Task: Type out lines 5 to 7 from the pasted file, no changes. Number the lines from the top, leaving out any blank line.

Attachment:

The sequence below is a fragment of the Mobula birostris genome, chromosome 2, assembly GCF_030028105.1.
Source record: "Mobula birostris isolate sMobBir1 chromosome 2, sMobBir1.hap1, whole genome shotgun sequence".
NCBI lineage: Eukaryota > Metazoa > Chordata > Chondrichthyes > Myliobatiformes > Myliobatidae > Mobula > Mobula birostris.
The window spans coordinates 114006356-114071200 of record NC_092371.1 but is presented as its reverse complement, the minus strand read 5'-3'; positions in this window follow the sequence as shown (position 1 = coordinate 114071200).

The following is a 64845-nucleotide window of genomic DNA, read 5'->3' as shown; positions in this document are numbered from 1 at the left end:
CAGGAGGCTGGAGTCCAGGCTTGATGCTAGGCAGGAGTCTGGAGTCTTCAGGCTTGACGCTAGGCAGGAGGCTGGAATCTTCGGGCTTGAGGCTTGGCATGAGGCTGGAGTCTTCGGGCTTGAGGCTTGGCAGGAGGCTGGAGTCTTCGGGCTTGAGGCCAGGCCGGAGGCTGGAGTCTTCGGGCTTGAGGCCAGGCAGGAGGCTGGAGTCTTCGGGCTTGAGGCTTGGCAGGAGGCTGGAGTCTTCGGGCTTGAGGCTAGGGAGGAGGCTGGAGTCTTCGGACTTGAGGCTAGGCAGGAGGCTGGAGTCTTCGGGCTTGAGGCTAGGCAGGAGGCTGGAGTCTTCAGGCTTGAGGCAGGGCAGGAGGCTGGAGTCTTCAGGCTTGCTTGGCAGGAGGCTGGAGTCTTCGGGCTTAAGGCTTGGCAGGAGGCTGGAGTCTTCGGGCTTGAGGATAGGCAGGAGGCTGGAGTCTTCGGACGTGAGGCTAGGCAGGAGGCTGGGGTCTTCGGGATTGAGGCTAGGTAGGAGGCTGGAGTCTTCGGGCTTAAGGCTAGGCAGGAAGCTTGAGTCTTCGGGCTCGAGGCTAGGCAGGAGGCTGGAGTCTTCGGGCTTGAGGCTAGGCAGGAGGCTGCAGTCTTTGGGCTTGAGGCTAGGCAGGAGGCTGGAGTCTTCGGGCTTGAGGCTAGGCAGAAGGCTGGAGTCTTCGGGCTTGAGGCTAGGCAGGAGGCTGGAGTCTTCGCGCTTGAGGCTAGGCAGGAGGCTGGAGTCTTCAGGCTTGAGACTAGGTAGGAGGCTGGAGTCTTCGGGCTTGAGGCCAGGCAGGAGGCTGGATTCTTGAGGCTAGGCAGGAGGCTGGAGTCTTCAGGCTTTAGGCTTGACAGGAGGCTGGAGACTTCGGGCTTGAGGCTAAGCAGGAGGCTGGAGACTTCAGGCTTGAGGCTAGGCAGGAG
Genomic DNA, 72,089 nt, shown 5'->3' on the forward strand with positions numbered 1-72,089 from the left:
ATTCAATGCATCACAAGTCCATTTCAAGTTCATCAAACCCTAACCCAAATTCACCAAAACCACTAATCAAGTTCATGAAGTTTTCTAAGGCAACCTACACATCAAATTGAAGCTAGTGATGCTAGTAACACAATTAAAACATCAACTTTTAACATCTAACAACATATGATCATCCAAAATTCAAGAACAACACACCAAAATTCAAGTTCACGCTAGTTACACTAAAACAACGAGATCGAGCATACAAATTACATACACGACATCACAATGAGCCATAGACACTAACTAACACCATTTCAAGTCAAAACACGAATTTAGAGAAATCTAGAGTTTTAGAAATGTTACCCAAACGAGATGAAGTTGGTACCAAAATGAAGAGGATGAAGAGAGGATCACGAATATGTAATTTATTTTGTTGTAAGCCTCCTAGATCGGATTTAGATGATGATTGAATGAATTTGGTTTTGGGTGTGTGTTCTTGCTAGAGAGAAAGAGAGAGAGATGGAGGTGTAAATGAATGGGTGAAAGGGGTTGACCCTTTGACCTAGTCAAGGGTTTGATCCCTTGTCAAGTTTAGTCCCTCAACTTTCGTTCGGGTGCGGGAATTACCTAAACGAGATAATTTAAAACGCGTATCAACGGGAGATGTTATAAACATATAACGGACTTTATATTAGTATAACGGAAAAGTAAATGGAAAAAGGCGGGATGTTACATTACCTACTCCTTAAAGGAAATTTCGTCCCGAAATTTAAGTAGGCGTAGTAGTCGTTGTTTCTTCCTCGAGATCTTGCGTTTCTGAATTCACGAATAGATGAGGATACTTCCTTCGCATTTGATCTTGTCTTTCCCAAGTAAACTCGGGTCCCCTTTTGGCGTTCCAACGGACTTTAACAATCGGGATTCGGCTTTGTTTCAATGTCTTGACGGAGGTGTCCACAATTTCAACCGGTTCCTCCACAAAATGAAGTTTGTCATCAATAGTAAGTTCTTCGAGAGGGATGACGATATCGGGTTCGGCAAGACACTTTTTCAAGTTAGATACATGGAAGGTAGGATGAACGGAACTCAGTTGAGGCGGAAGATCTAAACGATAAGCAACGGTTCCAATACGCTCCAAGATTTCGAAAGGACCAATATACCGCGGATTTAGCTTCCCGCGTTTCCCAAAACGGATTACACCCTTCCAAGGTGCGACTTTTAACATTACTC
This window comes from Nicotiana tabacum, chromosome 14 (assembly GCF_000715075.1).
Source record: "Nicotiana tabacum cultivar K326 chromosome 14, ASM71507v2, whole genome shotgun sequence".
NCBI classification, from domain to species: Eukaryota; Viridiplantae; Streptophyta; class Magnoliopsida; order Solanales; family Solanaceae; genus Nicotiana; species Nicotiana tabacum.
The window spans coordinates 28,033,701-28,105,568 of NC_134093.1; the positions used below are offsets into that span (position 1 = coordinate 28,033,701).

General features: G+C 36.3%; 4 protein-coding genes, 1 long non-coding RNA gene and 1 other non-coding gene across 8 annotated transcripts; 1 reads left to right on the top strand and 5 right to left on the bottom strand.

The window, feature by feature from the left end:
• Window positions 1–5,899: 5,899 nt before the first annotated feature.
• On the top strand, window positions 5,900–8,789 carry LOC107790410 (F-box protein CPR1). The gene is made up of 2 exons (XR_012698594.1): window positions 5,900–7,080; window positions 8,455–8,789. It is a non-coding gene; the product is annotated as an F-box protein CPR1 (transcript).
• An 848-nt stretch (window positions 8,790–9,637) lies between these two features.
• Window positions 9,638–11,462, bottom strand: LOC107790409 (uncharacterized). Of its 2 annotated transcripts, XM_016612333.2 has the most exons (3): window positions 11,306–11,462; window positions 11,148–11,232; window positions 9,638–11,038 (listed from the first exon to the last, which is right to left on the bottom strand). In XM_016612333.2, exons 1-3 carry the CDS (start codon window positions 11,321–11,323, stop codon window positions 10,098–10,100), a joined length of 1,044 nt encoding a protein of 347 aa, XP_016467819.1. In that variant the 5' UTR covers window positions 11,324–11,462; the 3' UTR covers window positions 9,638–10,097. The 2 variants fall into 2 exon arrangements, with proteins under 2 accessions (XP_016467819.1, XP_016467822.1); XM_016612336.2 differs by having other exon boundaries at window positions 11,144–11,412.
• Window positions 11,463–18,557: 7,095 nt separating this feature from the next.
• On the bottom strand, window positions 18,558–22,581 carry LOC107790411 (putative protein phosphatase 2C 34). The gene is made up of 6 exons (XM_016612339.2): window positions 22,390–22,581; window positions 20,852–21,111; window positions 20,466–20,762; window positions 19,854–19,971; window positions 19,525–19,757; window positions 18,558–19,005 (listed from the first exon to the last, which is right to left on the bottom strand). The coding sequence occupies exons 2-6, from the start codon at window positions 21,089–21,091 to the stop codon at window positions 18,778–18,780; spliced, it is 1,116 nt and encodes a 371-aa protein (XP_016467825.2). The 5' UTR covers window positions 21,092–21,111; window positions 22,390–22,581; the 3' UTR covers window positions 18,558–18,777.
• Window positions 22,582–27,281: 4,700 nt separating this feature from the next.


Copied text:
The following is a 64845-nucleotide window of genomic DNA, read 5'->3' as shown; positions in this document are numbered from 1 at the left end:
CAGGAGGCTGGAGTCCAGGCTTGATGCTAGGCAGGAGTCTGGAGTCTTCAGGCTTGACGCTAGGCAGGAGGCTGGAATCTTCGGGCTTGAGGCTTGGCATGAGGCTGGAGTCTTCGGGCTTGAGGCTTGGCAGGAGGCTGGAGTCTTCGGGCTTGAGGCCAGGCCGGAGGCTGGAGTCTTCGGGCTTGAGGCCAGGCAGGAGGCTGGAGTCTTCGGGCTTGAGGCTTGGCAGGAGGCTGGAGTCTTCGGGCTTGAGGCTAGGGAGGAGGCTGGAGTCTTCGGACTTGAGGCTAGGCAGGAGGCTGGAGTCTTCGGGCTTGAGGCTAGGCAGGAGGCTGGAGTCTTCAGGCTTGAGGCAGGGCAGGAGGCTGGAGTCTTCAGGCTTGCTTGGCAGGAGGCTGGAGTCTTCGGGCTTAAGGCTTGGCAGGAGGCTGGAGTCTTCGGGCTTGAGGATAGGCAGGAGGCTGGAGTCTTCGGACGTGAGGCTAGGCAGGAGGCTGGGGTCTTCGGGATTGAGGCTAGGTAGGAGGCTGGAGTCTTCGGGCTTAAGGCTAGGCAGGAAGCTTGAGTCTTCGGGCTCGAGGCTAGGCAGGAGGCTGGAGTCTTCGGGCTTGAGGCTAGGCAGGAGGCTGCAGTCTTTGGGCTTGAGGCTAGGCAGGAGGCTGGAGTCTTCGGGCTTGAGGCTAGGCAGAAGGCTGGAGTCTTCGGGCTTGAGGCTAGGCAGGAGGCTGGAGTCTTCGCGCTTGAGGCTAGGCAGGAGGCTGGAGTCTTCAGGCTTGAGACTAGGTAGGAGGCTGGAGTCTTCGGGCTTGAGGCCAGGCAGGAGGCTGGATTCTTGAGGCTAGGCAGGAGGCTGGAGTCTTCAGGCTTTAGGCTTGACAGGAGGCTGGAGACTTCGGGCTTGAGGCTAAGCAGGAGGCTGGAGACTTCAGGCTTGAGGCTAGGCAGGAG
Genomic DNA, 72,089 nt, shown 5'->3' on the forward strand with positions numbered 1-72,089 from the left: